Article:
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The first time the Mets ever defeated the Phillies in walk-off fashion marked a key moment in the career of one of the most memorable Mets.

My dad likes to tell the story of the game that got away from Ed Kranepool, the NY City high school championship game in 1962 against Curtis High of Staten Island (my dad and Kranepool, though they didn't know each other, were classmates) in which Kranepool went something like 0-for-5 with 5 infield popouts in a rather hideous defeat. A few weeks later, he was pulling up to his school in the Bronx in a brand new car, having been signed by New York's newest baseball team for an $85,000 bonus.

Kranepool was good enough, or rather the Mets were bad enough, such that he earned looks from the big club while still a teenager. Three games as a 17-year-old in 1962 allowed him to eventually boast of playing in each of the first 18 Mets seasons. Kranepool became a semi-regular by 1963, at least until he hit a slump partway through.

The Mets injected youth into their lineup in spots in 1963, putting rookie second baseman Ron Hunt and right fielder Kranepool into the lineup and they provided an early-season boost. On May 8, the Mets were a very reasonable 10-15 and winners of two straight heading into a clash with the Phillies so the unusual feeling at the Polo Grounds that day was one of optimism. This was, after all, a chance for the Mets to surpass a .400 winning percentage for the first time in team history.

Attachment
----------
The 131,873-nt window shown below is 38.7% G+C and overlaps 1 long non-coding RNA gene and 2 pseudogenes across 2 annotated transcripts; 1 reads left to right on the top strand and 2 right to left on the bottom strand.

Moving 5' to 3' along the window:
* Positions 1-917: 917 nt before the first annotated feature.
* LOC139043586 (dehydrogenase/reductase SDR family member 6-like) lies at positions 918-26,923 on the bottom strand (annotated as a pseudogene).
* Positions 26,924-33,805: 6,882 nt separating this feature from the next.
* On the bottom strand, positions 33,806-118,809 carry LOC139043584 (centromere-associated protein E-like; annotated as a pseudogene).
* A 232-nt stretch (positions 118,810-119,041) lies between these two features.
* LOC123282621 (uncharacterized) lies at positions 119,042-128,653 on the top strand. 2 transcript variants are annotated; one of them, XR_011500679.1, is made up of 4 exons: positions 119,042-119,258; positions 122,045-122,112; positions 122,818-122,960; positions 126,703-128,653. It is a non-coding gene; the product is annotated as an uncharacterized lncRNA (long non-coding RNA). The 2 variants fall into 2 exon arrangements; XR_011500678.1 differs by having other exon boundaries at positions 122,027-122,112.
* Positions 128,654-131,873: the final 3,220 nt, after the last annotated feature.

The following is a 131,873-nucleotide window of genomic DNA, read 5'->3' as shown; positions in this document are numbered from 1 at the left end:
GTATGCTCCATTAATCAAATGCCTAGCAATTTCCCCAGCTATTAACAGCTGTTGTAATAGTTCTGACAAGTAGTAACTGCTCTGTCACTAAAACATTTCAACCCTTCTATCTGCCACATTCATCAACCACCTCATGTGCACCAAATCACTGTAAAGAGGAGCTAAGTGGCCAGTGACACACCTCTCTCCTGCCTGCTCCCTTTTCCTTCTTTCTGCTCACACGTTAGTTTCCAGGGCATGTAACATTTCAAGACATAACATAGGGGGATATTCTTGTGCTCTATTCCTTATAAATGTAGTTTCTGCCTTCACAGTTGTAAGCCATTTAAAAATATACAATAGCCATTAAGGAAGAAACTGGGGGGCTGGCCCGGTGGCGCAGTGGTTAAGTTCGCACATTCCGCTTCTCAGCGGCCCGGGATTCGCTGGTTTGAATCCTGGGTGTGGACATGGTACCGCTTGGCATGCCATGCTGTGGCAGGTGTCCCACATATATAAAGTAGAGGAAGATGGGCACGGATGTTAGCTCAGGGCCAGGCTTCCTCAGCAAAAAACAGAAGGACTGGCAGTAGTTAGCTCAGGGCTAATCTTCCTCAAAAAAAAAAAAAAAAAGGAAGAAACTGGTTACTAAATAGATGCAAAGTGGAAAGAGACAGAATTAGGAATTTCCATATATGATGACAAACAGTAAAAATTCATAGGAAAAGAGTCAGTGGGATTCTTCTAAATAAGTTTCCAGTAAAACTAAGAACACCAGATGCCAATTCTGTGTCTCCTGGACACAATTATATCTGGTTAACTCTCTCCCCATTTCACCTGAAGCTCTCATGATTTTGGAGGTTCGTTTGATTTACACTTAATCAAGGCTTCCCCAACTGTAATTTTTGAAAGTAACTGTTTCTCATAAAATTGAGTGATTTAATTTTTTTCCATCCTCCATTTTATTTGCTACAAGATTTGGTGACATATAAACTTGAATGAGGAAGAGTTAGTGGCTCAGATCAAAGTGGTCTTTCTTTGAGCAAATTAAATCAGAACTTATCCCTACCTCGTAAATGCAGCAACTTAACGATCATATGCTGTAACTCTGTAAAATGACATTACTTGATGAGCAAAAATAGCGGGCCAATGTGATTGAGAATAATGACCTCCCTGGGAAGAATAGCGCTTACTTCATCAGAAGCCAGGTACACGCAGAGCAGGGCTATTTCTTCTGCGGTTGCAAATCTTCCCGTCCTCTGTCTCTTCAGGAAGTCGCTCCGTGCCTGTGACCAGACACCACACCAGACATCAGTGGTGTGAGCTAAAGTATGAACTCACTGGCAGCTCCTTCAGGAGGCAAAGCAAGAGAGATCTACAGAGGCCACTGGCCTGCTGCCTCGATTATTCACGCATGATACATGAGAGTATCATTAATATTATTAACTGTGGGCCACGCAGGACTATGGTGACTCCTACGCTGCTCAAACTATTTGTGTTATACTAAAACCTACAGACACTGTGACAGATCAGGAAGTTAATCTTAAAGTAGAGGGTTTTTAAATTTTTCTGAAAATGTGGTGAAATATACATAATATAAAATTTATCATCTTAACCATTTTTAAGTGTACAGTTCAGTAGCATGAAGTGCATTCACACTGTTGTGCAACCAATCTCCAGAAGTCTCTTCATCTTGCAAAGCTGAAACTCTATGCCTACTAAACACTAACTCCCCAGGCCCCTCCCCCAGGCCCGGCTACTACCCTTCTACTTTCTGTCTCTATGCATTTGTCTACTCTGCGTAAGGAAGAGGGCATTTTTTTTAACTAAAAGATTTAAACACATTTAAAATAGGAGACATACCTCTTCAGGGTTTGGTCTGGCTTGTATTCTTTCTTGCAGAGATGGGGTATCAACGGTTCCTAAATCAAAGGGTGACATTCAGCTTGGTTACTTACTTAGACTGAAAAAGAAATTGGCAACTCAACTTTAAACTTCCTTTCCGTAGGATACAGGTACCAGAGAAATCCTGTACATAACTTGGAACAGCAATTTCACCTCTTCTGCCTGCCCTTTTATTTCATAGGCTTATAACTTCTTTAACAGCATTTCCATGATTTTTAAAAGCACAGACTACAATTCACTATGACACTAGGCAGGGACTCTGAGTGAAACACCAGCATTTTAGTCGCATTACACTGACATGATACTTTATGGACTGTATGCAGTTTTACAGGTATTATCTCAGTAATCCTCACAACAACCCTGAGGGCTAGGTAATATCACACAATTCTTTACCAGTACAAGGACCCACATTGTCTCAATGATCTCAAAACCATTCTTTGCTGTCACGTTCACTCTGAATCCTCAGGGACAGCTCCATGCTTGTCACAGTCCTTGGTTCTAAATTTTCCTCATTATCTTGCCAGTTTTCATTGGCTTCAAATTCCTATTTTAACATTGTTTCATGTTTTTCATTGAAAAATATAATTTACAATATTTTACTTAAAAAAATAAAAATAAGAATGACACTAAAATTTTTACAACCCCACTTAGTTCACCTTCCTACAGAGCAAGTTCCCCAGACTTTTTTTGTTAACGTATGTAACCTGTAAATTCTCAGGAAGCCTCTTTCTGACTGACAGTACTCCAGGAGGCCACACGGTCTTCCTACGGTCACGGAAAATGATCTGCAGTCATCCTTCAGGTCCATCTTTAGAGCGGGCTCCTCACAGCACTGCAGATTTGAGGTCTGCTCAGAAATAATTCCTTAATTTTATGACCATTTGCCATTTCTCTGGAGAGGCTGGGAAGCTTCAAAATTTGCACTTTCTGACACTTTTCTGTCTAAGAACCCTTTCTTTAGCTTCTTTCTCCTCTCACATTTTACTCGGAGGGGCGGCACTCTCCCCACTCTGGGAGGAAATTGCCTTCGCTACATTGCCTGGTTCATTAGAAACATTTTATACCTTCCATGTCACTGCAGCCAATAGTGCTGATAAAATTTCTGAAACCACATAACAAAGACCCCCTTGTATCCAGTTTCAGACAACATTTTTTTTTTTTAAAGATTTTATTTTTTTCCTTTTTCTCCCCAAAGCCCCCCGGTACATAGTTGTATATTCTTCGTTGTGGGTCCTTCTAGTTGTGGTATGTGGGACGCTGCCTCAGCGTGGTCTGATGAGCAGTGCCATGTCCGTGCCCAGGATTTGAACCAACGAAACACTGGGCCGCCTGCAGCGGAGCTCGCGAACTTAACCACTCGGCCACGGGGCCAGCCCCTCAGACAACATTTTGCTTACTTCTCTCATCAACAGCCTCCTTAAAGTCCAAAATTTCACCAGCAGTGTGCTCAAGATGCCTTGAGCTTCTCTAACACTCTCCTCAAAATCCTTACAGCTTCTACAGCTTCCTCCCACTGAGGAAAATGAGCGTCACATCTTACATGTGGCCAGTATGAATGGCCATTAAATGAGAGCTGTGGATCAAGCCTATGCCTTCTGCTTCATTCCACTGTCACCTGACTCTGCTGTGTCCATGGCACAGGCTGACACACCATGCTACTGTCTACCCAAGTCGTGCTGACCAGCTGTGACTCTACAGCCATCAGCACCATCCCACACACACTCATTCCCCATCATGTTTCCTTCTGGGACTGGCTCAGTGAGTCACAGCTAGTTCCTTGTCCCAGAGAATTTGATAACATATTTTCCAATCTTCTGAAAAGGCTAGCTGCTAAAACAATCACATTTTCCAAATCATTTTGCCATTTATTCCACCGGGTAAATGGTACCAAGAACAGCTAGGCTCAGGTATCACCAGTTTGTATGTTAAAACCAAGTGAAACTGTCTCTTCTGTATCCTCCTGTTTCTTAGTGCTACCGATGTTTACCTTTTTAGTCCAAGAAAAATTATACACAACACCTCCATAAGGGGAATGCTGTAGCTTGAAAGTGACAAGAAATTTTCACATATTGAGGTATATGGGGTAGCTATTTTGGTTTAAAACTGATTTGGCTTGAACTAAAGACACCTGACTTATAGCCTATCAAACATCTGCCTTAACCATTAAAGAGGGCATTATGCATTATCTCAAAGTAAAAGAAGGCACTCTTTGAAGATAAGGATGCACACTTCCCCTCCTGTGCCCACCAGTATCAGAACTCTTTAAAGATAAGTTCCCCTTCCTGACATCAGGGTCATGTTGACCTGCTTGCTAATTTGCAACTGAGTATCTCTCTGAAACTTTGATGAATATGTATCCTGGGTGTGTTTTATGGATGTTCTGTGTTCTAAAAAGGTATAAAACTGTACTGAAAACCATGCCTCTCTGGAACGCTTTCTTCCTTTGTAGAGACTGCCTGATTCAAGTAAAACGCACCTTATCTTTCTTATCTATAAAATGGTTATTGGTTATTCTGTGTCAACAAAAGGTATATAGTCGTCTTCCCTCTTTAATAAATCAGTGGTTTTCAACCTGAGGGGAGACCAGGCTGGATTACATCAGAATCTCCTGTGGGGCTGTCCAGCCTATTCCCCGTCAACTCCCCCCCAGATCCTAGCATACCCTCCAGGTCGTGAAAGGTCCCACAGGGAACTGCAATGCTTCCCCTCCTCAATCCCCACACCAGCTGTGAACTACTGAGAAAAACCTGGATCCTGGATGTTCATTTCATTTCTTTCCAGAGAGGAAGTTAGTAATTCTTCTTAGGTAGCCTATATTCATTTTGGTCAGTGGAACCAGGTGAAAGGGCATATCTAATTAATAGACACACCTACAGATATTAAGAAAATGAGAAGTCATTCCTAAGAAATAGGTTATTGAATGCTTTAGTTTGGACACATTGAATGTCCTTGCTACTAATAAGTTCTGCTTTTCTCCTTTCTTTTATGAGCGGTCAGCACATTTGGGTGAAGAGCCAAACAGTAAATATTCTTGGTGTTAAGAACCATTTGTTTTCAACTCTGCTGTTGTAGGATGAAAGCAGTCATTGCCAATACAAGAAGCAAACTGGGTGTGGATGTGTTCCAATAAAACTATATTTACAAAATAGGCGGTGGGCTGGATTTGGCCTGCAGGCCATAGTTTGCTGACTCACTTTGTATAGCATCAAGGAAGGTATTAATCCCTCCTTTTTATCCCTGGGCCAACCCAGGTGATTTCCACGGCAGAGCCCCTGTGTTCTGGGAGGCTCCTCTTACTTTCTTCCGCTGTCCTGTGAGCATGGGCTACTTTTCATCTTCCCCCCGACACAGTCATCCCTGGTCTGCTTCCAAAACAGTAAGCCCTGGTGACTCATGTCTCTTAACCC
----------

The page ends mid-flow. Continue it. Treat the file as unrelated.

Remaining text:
Mets starter Jay Hook entered this turn having dropped his previous nine decisions dating back to 1962, but that was forgiven with a fine performance on this particular day. Hook allowed only two runs and four hits in nine innings, fanning 10. The only damage was Wes Covington's cheap two-run home run in the fourth to which the Mets responded in the same frame with a two-run clout by first baseman Tim Harkness against starter Ray Culp.

That was the only scoring until the ninth inning, when with one out against reliever Jack Baldschun, Casey Stengel let Hook, a .134 career hitter, bat for himself. Stengel proved to be wise on this occasion as Hook doubled to right, the first and only two-base hit of his eight-year career. Then, Stengel made another odd move, pinch-running for Hook with Rod Kanehl. The Phillies decided that if anyone was going to beat them in the ninth, that it would have to be the rookies. Baldschun purposely walked Charley Neal, then struck out Hunt for the second out.

That brought up Kranepool, who was 0-for-4 in his prior turns, having stranded four baserunners. Though he was facing a pitcher eight years his elder, Kranepool was up to the challenge of making sure this opportunity for victory would not get away. He dinked a double to right, plating Kanehl with the winning run. It marked the first of seven walk-off hits in Kranepool's Mets career.

True Metpools know...The 7 walk-off hits comes with an *. On one, Kranepool was the beneficiary of an error that came with the hit.

May 23 also marks the anniversary of a rather fun walk-off win against the Phillies. Click below for details.


Anonymous said…
Who owns the record for most walkoffs in his Mets career?
metswalkoffs said…
kevin mcreynolds had 8 walk-off somethings. that's the most. he had 3 singles, 4 hr and a sac fly

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